Tuesday, October 13, 2009

A bathrobe occupation

I am blessed. One of the ways I’m doing my part for the environment is by working from home, where my car remains parked for most of the week. Fill ups are infrequent and I thoroughly relish the convenience of not having to spar with other drivers for my place in line as a mass of vehicles crawls toward fume-enhanced tunnels and overcrowded parking lots. The pleasures of working from home can’t be matched when it comes to the commute.

Of course, there are disadvantages. The temptation to sleep in is stronger when there’s no clock to punch. Morning coffee breaks on the patio last longer than most when being entertained by chattering squirrels, busy hummingbirds, vibrant cardinals and finches and a view that’s breathtaking.

Then there are the folks who call to chat, since after all, I’m not really working…I mean, not really. People expect you to be available for volunteer activities, impromptu lunches, and extended visits.

The main disadvantage to working from home is the constant conflict of what needs my attention the most. I usually end each day (late into the evening) with a list of what I’d like to accomplish the next day. For instance, tonight my list for tomorrow includes working on research for a magazine article about dogs, editing a short story for a client, and doing a series of narrations for a voice-over project I’m working on. My daily blog is on the list every day as well.

But what happens on the days I wake up and discover the sun’s shining brightly (which is a rare sight in Western Pennsylvania lately) and there’s a nice breeze blowing? After all, isn’t that the perfect type of day to do laundry and get it on the line? Suddenly, my goal of crossing things off my list early in the day gets pushed aside in lieu of sorting laundry and getting a load in the washer. Then as I pass through the kitchen I realize we never cleaned up the dishes from the night before and suddenly I’m unloading and loading the dishwasher as my coffee brews. By now, my diabetes is getting the better of me and I know I have to take the time to eat. Oops…time to clean up again. As the spin cycle grinds its way to a stop, I head back downstairs to take the wet laundry outside to hang on the line. “What a perfect day for laundry,” I say to myself. “I should strip the bed.”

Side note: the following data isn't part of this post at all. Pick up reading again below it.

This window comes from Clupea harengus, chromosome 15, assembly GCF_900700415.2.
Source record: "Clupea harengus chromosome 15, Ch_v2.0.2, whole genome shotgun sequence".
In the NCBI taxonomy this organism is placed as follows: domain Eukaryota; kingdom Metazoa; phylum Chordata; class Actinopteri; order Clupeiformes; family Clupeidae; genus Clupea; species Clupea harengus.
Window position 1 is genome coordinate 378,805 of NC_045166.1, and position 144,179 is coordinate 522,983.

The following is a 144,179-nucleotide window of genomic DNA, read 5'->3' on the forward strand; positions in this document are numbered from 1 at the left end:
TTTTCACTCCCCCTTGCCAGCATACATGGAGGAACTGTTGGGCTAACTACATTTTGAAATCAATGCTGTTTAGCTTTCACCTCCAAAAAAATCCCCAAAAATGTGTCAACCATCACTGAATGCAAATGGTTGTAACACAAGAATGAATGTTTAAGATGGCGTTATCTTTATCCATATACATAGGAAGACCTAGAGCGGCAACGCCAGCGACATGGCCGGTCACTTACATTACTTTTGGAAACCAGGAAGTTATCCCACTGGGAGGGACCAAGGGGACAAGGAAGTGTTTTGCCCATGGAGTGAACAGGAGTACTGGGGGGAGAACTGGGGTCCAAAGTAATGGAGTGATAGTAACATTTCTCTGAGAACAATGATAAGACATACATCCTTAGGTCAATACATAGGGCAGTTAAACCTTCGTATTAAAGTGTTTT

And on and on it goes…with work undone and a list vying for my attention. Thus, the reason you’ll find the lights on in my office late into the night. I’m trying to be green, but working in the dark just doesn’t seem to be effective.

So if you’re contemplating leaving the corporate world for a bathrobe occupation, maybe this will give you just a glimpse of what life is like for those of us who make that choice. Frustrating? Sometimes. Lonely? It can be…although now that I’ve discovered my water cooler buddies on Facebook, I seem to feel much less isolated. Risky? That goes without saying. Fulfilling? You bet.

If you’re a parent of young children who would rather have them home with you than in a daycare center somewhere (especially with the threat of H1N1 looming), I say go for it. But be prepared to have to juggle. Your kids need not only your presence, but your attention as well. Clients don’t pay you to play Candyland or watch Bambi with your little ones. You’ll have to make some personal sacrifices in order to be successful, both in business and in your personal life, but since working from home is usually a greener option, you have my support all the way.

With that said, I’ll end with how I started. I am blessed.

Keeping it green,


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